Pentagon Papers leaker Daniel Ellsberg said Tuesday that disgraced former Republican President Richard M. Nixon would “admire [President Barack] Obama’s boldness” in trying to stifle whistleblowers.
“Richard Nixon, if he were alive today, might take bittersweet satisfaction to know that he was not the last smart president to prolong unjustifiably a senseless, unwinnable war, at great cost in human life,” Ellsberg told CNN. “And his aide Henry Kissinger was not the last American official to win an undeserved Nobel Peace Prize.”
“He would probably also feel vindicated (and envious) that ALL the crimes he committed against me — which forced his resignation facing impeachment — are now legal,” he continued.
“That includes burglarizing my former psychoanalyst’s office (for material to blackmail me into silence), warrantless wiretapping, using the CIA against an American citizen in the US, and authorizing a White House hit squad to ‘incapacitate me totally’ (on the steps of the Capitol on May 3, 1971)… But under George W. Bush and Barack Obama, with the PATRIOT Act, the FISA Amendment Act, and (for the hit squad) President Obama’s executive orders. [T]hey have all become legal.”
“There is no further need for present or future presidents to commit obstructions of justice (like Nixon’s bribes to potential witnesses) to conceal such acts. Under the new laws, Nixon would have stayed in office, and the Vietnam War would have continued at least several more years,” Ellsberg added.
The former military analyst noted that Obama, like Nixon before him, has tried to use the Espionage Act to silence whistleblowers.
Nixon “would be impressed to see that President Obama has now brought five such indictments against leaks, almost twice as many as all previous presidents put together,” he said. “He could only admire Obama’s boldness in using the same Espionage Act provisions used against me — almost surely unconstitutional used against disclosures to the American press and public in my day, less surely under the current Supreme Court — to indict Thomas Drake, a classic whistleblower who exposed illegality and waste in the NSA.”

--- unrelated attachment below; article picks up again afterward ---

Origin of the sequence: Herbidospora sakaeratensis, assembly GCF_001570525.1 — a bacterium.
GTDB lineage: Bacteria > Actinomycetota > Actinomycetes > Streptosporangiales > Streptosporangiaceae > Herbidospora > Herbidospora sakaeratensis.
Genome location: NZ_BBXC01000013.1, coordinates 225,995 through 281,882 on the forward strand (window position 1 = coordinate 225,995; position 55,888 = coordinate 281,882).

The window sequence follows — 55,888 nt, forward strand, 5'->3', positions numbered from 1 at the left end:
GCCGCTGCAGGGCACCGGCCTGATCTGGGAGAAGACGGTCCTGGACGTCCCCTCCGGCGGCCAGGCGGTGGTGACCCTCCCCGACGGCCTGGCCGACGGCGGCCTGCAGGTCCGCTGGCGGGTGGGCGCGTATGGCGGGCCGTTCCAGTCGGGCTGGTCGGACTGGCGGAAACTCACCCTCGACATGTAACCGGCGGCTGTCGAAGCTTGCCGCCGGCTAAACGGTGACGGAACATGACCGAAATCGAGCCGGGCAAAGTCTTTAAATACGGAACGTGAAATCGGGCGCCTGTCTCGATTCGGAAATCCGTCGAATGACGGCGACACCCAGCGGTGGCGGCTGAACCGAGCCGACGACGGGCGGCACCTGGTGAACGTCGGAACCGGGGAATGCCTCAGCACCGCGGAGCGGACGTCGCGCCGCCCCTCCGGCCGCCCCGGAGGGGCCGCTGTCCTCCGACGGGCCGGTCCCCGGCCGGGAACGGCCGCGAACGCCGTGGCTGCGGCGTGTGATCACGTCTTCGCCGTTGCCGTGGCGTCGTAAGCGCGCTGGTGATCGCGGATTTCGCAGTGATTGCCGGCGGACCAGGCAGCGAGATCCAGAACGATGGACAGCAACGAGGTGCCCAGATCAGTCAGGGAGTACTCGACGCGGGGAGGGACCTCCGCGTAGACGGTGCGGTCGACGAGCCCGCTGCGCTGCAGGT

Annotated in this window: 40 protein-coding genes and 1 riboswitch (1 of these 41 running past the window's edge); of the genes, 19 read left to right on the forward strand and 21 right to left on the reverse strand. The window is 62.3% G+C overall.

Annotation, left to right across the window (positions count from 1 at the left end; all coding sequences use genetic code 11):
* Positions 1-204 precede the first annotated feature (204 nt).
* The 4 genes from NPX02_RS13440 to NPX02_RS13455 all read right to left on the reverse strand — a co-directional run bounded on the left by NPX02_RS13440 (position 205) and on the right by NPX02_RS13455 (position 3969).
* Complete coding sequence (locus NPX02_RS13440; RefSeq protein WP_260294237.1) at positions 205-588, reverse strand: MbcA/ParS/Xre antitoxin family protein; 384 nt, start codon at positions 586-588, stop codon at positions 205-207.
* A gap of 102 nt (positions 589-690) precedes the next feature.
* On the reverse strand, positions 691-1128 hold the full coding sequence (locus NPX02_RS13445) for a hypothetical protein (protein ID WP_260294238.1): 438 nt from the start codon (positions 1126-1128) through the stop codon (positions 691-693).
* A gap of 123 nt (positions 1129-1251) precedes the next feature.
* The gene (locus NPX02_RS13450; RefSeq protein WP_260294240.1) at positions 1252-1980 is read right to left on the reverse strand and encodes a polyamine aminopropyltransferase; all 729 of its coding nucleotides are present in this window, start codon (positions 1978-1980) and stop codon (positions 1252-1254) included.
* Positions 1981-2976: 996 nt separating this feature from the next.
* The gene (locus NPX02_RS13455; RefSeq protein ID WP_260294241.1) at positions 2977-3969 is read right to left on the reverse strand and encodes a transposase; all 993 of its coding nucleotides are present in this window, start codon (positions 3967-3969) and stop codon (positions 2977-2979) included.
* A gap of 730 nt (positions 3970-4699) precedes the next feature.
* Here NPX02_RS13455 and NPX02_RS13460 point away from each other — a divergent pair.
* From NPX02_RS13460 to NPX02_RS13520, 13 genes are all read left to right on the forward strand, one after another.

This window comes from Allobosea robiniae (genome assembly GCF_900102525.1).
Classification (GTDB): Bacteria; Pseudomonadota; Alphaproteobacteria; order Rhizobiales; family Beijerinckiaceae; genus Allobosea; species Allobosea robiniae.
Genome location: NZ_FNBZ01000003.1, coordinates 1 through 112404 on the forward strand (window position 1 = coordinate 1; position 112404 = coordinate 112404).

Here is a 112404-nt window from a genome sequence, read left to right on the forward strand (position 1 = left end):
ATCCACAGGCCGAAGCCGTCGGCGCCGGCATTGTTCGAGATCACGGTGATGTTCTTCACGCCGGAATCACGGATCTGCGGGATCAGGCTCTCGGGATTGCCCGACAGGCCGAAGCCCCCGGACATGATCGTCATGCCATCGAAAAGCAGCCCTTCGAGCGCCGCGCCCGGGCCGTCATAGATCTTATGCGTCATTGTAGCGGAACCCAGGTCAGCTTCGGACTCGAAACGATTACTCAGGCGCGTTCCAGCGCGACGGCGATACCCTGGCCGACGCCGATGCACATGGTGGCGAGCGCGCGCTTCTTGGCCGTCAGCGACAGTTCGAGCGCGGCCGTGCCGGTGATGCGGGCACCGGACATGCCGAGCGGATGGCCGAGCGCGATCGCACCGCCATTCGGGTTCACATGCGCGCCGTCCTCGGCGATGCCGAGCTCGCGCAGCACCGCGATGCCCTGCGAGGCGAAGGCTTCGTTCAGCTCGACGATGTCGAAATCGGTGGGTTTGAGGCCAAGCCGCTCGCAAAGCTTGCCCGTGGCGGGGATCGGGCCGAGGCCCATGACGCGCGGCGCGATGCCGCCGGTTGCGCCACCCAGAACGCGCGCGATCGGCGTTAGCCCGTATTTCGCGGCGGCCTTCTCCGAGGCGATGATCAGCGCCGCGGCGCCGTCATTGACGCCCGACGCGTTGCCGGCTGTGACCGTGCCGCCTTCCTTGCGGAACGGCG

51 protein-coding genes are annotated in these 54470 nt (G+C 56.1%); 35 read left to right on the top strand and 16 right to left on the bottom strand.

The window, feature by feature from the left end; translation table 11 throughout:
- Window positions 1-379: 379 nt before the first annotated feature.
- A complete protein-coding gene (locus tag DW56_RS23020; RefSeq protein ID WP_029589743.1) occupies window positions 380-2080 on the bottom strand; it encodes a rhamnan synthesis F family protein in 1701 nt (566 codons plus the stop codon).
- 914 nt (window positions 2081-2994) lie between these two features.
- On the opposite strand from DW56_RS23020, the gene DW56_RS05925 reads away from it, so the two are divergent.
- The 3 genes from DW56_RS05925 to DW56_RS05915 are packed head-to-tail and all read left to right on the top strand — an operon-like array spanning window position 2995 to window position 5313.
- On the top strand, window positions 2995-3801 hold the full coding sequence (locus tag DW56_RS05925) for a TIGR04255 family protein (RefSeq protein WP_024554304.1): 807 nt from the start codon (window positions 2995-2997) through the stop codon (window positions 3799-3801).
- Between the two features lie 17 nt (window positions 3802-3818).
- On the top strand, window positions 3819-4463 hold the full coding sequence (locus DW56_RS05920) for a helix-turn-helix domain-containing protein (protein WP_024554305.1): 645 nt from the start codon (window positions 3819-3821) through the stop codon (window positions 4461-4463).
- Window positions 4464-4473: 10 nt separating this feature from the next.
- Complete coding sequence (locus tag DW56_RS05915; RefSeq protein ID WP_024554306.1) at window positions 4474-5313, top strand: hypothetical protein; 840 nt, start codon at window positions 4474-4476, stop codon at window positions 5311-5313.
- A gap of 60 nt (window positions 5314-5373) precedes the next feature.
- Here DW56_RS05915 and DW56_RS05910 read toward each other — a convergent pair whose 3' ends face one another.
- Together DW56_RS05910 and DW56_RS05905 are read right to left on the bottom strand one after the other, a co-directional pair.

Ellsberg has also been an outspoken supporter of Bradley Manning, the U.S. soldier accused of leaking thousands of documents to WikiLeaks. Ellsberg was arrested outside the White House in March while attending a protest in support of Manning.
“Do you believe what Bradley did was necessary and heroic?” CNN asked.
“Yes,” Ellsberg replied.
PBS is set to air a two-part documentary on June 13 and 14 entitled The Most Dangerous Man in America: Daniel Ellsberg and the Pentagon Papers.
The U.S government announced last month that 40 years after Ellsberg leaked the Pentagon Papers to The New York Times and 18 other newspapers, the study was being declassified and released to the Richard Nixon Presidential Library.
Watch this trailer for PBS’ The Most Dangerous Man in America: Daniel Ellsberg and the Pentagon Papers.
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